The source for shuffle:

```
def shuffle(self, x, random=None, int=int):
"""x, random=random.random -> shuffle list x in place; return None.
Optional arg random is a 0-argument function returning a random
float in [0.0, 1.0); by default, the standard random.random.
"""
if random is None:
random = self.random
for i in reversed(xrange(1, len(x))):
# pick an element in x[:i+1] with which to exchange x[i]
j = int(random() * (i+1))
x[i], x[j] = x[j], x[i]
```

The source for sample:

```
def sample(self, population, k):
"""Chooses k unique random elements from a population sequence.
Returns a new list containing elements from the population while
leaving the original population unchanged. The resulting list is
in selection order so that all sub-slices will also be valid random
samples. This allows raffle winners (the sample) to be partitioned
into grand prize and second place winners (the subslices).
Members of the population need not be hashable or unique. If the
population contains repeats, then each occurrence is a possible
selection in the sample.
To choose a sample in a range of integers, use xrange as an argument.
This is especially fast and space efficient for sampling from a
large population: sample(xrange(10000000), 60)
"""
# XXX Although the documentation says `population` is "a sequence",
# XXX attempts are made to cater to any iterable with a __len__
# XXX method. This has had mixed success. Examples from both
# XXX sides: sets work fine, and should become officially supported;
# XXX dicts are much harder, and have failed in various subtle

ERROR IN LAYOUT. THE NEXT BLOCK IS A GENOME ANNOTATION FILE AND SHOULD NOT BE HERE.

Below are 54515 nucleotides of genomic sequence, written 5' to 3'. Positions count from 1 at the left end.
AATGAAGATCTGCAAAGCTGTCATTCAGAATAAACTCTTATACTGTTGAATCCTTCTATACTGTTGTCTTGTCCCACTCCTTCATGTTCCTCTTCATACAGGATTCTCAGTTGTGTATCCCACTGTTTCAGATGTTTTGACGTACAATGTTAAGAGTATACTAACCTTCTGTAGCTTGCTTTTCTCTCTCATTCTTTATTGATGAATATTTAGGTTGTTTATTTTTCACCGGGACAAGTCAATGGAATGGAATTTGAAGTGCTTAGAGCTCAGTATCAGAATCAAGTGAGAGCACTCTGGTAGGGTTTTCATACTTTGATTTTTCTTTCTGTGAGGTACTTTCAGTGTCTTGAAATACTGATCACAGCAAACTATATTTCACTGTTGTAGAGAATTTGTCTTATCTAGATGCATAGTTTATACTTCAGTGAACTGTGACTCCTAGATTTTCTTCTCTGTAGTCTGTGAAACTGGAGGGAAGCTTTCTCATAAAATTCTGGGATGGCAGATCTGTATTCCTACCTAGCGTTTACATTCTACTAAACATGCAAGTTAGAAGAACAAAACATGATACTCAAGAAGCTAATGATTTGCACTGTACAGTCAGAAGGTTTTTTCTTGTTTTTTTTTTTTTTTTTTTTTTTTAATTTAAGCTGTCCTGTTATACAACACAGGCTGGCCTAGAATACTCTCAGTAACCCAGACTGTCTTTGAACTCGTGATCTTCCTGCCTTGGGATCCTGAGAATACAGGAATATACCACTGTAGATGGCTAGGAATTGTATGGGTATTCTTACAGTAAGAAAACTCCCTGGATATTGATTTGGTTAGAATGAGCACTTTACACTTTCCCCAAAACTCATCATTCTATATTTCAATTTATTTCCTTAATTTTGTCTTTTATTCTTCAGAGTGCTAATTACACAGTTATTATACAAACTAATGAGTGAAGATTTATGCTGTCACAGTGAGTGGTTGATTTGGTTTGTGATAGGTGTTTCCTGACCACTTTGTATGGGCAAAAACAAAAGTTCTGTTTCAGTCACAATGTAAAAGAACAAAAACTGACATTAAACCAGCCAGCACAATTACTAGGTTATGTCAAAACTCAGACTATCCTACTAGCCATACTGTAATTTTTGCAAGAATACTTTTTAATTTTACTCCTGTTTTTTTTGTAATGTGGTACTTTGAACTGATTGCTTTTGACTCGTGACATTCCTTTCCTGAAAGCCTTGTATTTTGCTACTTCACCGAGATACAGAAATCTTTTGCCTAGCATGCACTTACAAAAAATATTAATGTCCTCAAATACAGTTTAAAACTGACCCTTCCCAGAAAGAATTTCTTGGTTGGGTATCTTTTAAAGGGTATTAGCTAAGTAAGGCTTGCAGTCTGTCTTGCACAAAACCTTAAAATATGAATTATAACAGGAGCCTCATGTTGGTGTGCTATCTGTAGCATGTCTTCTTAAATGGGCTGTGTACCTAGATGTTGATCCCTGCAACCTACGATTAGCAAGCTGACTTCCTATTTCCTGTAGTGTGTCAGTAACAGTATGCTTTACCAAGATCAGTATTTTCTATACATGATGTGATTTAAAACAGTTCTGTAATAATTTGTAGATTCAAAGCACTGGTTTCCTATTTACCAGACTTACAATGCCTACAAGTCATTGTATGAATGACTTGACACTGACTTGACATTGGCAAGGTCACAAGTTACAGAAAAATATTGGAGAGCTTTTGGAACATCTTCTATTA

# XXX ways across attempts. Support for mapping types should probably
# XXX be dropped (and users should pass mapping.keys() or .values()
# XXX explicitly).
# Sampling without replacement entails tracking either potential
# selections (the pool) in a list or previous selections in a set.
# When the number of selections is small compared to the
# population, then tracking selections is efficient, requiring
# only a small set and an occasional reselection. For
# a larger number of selections, the pool tracking method is
# preferred since the list takes less space than the
# set and it doesn't suffer from frequent reselections.
n = len(population)
if not 0 <= k <= n:
raise ValueError, "sample larger than population"
random = self.random
_int = int
result = [None] * k
setsize = 21 # size of a small set minus size of an empty list
if k > 5:
setsize += 4 ** _ceil(_log(k * 3, 4)) # table size for big sets
if n <= setsize or hasattr(population, "keys"):
# An n-length list is smaller than a k-length set, or this is a
# mapping type so the other algorithm wouldn't work.
pool = list(population)
for i in xrange(k): # invariant: non-selected at [0,n-i)
j = _int(random() * (n-i))
result[i] = pool[j]
pool[j] = pool[n-i-1] # move non-selected item into vacancy
else:
try:
selected = set()
selected_add = selected.add
for i in xrange(k):
j = _int(random() * n)
while j in selected:
j = _int(random() * n)
selected_add(j)
result[i] = population[j]
except (TypeError, KeyError): # handle (at least) sets
if isinstance(population, list):
raise
return self.sample(tuple(population), k)
return result
```

As you can see, in both cases, the randomization is essentially done by the line `int(random() * n)`

. So, the underlying algorithm is essentially the same.